ISLAMABAD  – Dieting makes people feel depressed because cutting out fatty foods alters their brain, a new study has claimed.

Scientists have found that ditching a high-fat diet triggers actual chemical changes in the brain that could make people enter a vicious cycle of poor eating. Since fatty and sugary foods cause chemical changes before obesity even occurs, the University of Montreal researchers likened going on a diet to drug withdrawal.

“By working with mice, whose brains are in many ways comparable to our own, we discovered that the neurochemistry of the animals who had been fed a high fat, sugary diet were different from those who had been fed a healthy diet,” Dr Stephanie Fulton said.

“The chemicals changed by the diet are associated with depression. A change of diet then causes withdrawal symptoms and a greater sensitivity to stressful situations, launching a vicious cycle of poor eating,” Fulton said.

The researchers fed one group of mice a low-fat diet and a high-fat diet to a second group over six weeks, monitoring how the different food affected the way the animals behaved. Fat represented 11 per cent of the calories in the low-fat diet and 58 per cent in the high-fat diet, causing the waist size in the second group to increase by 11 per cent, which is not yet obese.

The relationship between rewarding mice with food and their resulting behaviour and emotions was then measured, and the brains of the mice were studied to see if there had been any changes. Results showed mice that had been fed the higher-fat diet exhibited signs of being anxious - such as avoiding open areas - and their brains had been altered.

A molecule the researchers looked at was dopamine, which enables the brain to reward people with good feelings and encourages them to learn certain kinds of behaviour.

They found another molecule, CREB, involved in memory, which causes the production of dopamine, is more activated in the brains of the higher-fat mice.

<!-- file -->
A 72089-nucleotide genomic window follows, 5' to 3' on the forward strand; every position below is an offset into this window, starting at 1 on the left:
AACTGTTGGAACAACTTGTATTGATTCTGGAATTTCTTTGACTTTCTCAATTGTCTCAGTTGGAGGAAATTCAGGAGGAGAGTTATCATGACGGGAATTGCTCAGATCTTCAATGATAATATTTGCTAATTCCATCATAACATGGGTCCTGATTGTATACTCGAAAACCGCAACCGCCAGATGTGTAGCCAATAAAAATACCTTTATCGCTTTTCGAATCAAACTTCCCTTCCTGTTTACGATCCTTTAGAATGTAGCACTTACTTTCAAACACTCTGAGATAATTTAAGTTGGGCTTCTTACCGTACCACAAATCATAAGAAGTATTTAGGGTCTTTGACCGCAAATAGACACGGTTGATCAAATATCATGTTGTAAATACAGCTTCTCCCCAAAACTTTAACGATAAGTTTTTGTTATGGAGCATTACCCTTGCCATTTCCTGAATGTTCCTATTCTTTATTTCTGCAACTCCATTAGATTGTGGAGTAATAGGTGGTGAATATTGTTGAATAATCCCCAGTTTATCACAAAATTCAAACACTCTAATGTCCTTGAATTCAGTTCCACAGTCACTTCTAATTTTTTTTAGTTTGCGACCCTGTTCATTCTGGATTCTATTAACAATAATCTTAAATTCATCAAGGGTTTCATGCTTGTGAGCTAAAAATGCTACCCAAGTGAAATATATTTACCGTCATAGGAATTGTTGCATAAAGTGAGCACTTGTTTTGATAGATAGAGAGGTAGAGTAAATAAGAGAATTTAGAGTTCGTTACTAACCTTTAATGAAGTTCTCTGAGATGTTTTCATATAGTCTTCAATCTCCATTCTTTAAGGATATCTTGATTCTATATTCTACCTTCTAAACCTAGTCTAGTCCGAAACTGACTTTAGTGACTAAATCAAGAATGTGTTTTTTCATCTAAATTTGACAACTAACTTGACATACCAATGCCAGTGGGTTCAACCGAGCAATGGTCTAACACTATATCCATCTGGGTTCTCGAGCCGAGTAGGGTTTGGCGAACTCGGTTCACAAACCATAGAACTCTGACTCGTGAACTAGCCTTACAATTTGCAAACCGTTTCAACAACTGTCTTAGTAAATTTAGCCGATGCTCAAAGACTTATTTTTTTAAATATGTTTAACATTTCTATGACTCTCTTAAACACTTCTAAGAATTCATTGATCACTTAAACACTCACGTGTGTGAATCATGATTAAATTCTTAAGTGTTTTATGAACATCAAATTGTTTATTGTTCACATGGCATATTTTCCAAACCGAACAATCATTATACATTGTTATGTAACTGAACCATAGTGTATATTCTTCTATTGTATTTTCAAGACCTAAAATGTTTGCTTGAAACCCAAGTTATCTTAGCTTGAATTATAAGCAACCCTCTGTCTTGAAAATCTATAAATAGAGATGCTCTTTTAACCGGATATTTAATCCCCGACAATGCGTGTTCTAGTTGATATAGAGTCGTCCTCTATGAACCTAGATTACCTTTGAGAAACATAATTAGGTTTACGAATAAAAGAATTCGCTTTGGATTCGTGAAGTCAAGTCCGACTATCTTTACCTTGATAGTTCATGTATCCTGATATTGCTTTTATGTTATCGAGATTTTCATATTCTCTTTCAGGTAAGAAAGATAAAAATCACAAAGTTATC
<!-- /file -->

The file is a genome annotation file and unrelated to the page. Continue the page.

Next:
“CREB is much more activated in the brains of higher-fat diet mice and these mice also have higher levels of corticosterone, a hormone that is associated with stress. This explains both the depression and the negative behaviour cycle,” Fulton said.

Simple ‘standing up’ test can predict mortality

A simple test which asks people who are middle aged and above to sit on the floor and stand up with as little support as possible can predict mortality, scientists claim. The ability to sit on the floor before rising to a standing position is closely linked to all causes of death, according to a new study.

Researchers found that adults who needed to use a number of aids such as their hands and knees to get off the floor were six times more likely to die than those who didn’t.

It supports previous research that found musculo-skeletal fitness is a strong predictor of health in the middle aged and above, the `Daily Mail` reported.

Tests on more than 2,000 men and women in Brazil were `remarkably predictive` or mortality rates.

“If a middle-aged or older man or woman can sit and rise from the floor using just one hand - or even better without the help of a hand - they are not only in the higher quartile of musculo-skeletal fitness but their survival prognosis is probably better than that of those unable to do so,” study leader Dr Claudio Arazjo, from the Exercise Medicine Clinic in Rio de Janeiro, said.

The test was a simple assessment of the subjects` ability to sit and then rise unaided from the floor. It was performed in 2,002 adults aged between 51 to 80 years.